Biden’s foreign-policy experience has also proved a double-edged sword, since his many votes and policy stances have left him vulnerable to criticism—none more so than his vote to authorize the Iraq War in 2002. On the stump and at the Democratic debates, Biden has tried mightily to explain the nuances of his position: that the George W. Bush administration lied to him about its invasion plans and that he had pressed unsuccessfully for a resolution that would have required the president to delay the use of force until the United Nations approved a new resolution. 

But such messages don’t seem to resonate well when fresh-faced candidates like Buttigieg, whose political experience is limited to serving as mayor of a small city, South Bend, Indiana, deliver one-line appeals to voters like Buttigieg’s call for the party to “finally turn the page”—as he put it at the most recent Democratic debate on Feb. 7. Buttigieg made clear he was taking aim at Biden in particular, adding, “I freely admit that if you’re looking for the person with the most years of Washington establishment experience under their belt, you’ve got your candidate, and of course it’s not me.” 

Considering that Buttigieg came in a close second to Sanders on Tuesday night with about a quarter of the vote—nearly three times Biden’s total—many Democratic voters appear to see things his way.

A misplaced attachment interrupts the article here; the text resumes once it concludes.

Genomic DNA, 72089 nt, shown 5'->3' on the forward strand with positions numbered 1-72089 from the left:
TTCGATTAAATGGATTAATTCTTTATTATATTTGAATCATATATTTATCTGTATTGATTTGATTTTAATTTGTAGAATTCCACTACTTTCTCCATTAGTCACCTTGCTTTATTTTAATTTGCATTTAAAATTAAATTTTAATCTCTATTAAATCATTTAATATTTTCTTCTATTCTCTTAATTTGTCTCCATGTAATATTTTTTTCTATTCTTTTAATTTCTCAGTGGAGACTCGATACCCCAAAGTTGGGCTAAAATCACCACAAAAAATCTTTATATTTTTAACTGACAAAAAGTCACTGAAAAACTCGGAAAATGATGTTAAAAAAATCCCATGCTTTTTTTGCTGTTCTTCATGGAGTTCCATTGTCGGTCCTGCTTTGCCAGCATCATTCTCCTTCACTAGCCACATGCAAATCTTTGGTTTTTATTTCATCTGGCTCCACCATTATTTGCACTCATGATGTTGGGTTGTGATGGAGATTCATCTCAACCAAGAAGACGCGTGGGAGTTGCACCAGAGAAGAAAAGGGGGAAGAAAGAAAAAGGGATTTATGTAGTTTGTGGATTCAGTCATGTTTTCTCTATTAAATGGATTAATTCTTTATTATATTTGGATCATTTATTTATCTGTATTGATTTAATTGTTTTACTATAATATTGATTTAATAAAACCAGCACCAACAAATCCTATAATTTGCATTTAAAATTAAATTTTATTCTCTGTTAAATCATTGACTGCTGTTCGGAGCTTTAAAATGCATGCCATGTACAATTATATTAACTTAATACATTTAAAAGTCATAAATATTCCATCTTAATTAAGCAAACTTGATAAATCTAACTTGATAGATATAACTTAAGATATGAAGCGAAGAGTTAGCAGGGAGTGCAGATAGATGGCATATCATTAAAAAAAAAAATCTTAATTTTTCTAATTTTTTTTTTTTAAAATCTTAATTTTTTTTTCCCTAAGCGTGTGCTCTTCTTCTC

If the end is indeed near for Biden in politics, it would mark the close of one of the most remarkable political careers in modern U.S. history. It has been nearly 50 years since Biden, as a first-term senator who was inaugurated in 1973, voted to end foreign aid for South Vietnam. In later years, Biden was deemed one of the most powerful chairmen of the Senate Foreign Relations Committee and as Barack Obama’s vice president for eight years was a key figure in the withdrawal from Iraq, relations with Syria and Ukraine and many other issues. 

In an interview with me in 2010, at the height of his influence in the Obama administration, Biden spoke of the delightful partnership he had with a president whose popularity has grown since he left office—and which Biden once thought might carry him, by association, to the Democratic nomination. At the time, Biden liberally used the phrase “Barack and I” and told me that Obama had continued to “turn over big chunks” of policy to him to oversee. 

Judging from recent trends, that may be the closest Biden will ever get to the presidency.

Michael Hirsh is a senior correspondent and deputy news editor at Foreign Policy. Twitter: @michaelphirsh